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New law requires salon workers in Illinois get domestic violence training

Published: Monday, Nov. 21, 2016 12:33 a.m. CDT
Caption
(Sarah Nader)
Sarah Nader- snader@shawmedia.com Stylist Beckie justice (left) of Lake Geneva takes care of her client, Anita Myers of McHenry while working at Hair Ink Salon in McHenry Thursday, Nov. 17, 2016. Gov. Bruce Rauner signed a law that will go into effect in Illinois next year that will require hairdressers to be trained to identify signs of domestic abuse. Salon workers will take a one-hours class every two years when they renew their licenses to learn how to spot red flags on the job.
Caption
(Sarah Nader)
Sarah Nader- snader@shawmedia.com Stylist Beckie justice (left) of Lake Geneva takes care of her client, Anita Myers of McHenry while working at Hair Ink Salon in McHenry Thursday, Nov. 17, 2016. Gov. Bruce Rauner signed a law that will go into effect in Illinois next year that will require hairdressers to be trained to identify signs of domestic abuse. Salon workers will take a one-hours class every two years when they renew their licenses to learn how to spot red flags on the job.

A first-of-its-kind law will provide hair salon employees throughout the state with training in order to be able to identify signs of domestic abuse and sexual assault.

The law, signed by Gov. Bruce Rauner in August, is set to take effect Jan. 1. House Bill 4264 amends the Barber, Cosmetology, Esthetics, Hair Braiding and Nail Technology Act of 1985.

Licensed beauty professionals will be required to take an hourlong course every two years in domestic abuse and sexual assault education and support when they renew their license or seek a new one, as determined by rule of the Department of Financial and Professional Regulation. If a licensed professional does not complete the training, his or her license may not be renewed by the state.

The new law does not make hairdressers or cosmetologists submit mandated reports. Rather, it seeks to provide resources and tools to those in the field to pass along to their clients if and when they’re needed.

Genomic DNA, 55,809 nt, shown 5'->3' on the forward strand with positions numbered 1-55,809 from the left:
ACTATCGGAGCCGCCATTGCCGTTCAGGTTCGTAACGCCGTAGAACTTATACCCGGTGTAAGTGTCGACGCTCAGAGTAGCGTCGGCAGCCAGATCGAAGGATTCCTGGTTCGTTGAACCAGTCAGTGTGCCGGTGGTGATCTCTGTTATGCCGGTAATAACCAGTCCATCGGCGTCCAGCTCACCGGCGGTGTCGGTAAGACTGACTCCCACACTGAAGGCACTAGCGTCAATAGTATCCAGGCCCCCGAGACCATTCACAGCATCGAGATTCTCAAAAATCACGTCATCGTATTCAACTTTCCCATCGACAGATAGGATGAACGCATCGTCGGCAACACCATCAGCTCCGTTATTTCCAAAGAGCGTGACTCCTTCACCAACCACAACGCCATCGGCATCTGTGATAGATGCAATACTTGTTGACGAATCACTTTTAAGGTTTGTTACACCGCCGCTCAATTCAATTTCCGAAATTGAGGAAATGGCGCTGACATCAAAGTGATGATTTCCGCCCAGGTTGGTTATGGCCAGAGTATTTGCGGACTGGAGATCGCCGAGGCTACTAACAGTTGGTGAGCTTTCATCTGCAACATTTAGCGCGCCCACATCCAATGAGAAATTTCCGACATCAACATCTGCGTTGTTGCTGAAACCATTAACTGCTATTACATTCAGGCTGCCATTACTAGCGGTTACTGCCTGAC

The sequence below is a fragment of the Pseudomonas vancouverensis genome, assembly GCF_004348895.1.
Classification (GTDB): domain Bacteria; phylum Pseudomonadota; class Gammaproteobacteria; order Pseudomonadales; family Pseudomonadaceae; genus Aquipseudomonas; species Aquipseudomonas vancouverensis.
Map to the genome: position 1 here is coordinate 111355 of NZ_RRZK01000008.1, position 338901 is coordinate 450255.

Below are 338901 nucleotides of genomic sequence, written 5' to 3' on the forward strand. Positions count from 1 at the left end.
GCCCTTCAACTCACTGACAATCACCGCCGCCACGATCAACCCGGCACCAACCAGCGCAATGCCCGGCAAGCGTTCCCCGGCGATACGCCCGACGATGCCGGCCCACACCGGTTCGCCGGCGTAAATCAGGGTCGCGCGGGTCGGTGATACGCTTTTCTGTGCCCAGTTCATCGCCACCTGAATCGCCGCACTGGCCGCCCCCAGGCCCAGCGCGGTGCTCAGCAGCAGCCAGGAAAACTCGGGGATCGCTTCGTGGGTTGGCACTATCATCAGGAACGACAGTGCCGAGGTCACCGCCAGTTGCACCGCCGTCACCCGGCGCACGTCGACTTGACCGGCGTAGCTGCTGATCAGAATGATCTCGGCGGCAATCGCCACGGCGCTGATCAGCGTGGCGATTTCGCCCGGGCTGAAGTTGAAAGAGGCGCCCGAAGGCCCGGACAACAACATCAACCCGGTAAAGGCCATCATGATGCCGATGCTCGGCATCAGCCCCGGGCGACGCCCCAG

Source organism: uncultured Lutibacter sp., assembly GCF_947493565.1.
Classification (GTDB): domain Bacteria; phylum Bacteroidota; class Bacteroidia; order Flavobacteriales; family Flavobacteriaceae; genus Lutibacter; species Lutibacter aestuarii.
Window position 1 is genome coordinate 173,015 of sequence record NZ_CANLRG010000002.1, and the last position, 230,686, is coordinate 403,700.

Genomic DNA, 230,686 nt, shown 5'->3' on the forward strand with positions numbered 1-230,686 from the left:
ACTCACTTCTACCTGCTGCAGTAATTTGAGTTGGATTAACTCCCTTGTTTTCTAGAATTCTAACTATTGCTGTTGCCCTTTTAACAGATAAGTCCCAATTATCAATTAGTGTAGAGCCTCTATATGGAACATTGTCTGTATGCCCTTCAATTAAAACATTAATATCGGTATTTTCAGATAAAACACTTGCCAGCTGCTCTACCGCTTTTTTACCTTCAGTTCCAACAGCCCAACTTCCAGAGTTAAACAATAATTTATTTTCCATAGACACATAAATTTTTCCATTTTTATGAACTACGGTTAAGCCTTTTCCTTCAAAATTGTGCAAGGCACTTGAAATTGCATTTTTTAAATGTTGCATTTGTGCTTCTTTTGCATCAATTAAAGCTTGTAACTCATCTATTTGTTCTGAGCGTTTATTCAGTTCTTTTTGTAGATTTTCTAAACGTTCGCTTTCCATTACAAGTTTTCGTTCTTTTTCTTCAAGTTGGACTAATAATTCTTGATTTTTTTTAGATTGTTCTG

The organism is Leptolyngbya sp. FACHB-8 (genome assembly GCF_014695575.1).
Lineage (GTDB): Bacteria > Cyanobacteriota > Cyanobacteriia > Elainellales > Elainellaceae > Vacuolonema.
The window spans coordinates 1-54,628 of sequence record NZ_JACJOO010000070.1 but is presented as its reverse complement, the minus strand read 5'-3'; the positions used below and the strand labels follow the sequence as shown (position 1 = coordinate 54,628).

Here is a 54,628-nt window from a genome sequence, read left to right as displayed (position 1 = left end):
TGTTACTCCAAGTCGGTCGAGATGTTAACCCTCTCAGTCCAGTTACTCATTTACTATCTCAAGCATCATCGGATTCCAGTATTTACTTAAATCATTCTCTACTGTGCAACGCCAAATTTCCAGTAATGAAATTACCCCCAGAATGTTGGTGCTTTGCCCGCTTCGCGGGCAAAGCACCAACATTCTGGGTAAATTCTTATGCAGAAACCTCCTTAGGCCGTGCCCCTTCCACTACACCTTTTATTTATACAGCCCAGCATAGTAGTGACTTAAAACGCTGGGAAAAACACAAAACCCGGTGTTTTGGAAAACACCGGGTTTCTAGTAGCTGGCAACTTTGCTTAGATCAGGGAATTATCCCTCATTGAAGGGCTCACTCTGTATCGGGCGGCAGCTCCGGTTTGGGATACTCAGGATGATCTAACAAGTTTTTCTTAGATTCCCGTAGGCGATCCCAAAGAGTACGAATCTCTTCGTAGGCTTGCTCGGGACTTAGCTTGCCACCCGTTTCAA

Those in support of the bill have said that hair salons act as a neutral party for their clients, and customers often feel comfortable sharing personal information they might not otherwise disclose to friends or family.

Although more than 4,700,000 women are physically abused by a partner each year, only 34 percent seek medical treatment and only 25 percent report the incident to police, according to the National Coalition Against Domestic Violence.

Salon managers and owners throughout McHenry County have expressed their support for the bill, citing the close relationship many employees develop with their clients on a regular basis.

Linda Mumford, owner of Hair Ink LLC in McHenry, said even if it only helps one person it’s worth the time and training necessary to be able to understand more about domestic violence and the signs that go along with it.

“We’re kind of like the psychologists of hair,” Mumford said. “Your clients come in, and a lot of time they get comfortable with you to share what goes on in their lives. You just build that relationship, and they feel very trusted.”

Mumford said the training likely will be a tremendous help for anyone, especially the younger employees who come in with less experience.

Angela Henderson, manager of Hair Cuttery in Crystal Lake, said any additional training employees can get always is a beneficial thing, especially on topics such as domestic violence.

“We’re not only hairdressers; we feel like counselors, psychologists,” Henderson said. “Clients feel comfortable with you, and so they tend to open up more.”

Turning Point Executive Director Jane Farmer said the law provides employees in the cosmetology field with knowledge and information in order to help clients who may be reaching out to them. She said they hear what’s going on from a client, and they also are able to detect and see bruising in the scalp or along the hairline.

Farmer said Turning Point and CASA of McHenry County eventually could become training sites for employees in the county, pending state approval.

“I think it’s a good opportunity to find out. They are already finding the information out; they just aren’t sure what to do,” she said.

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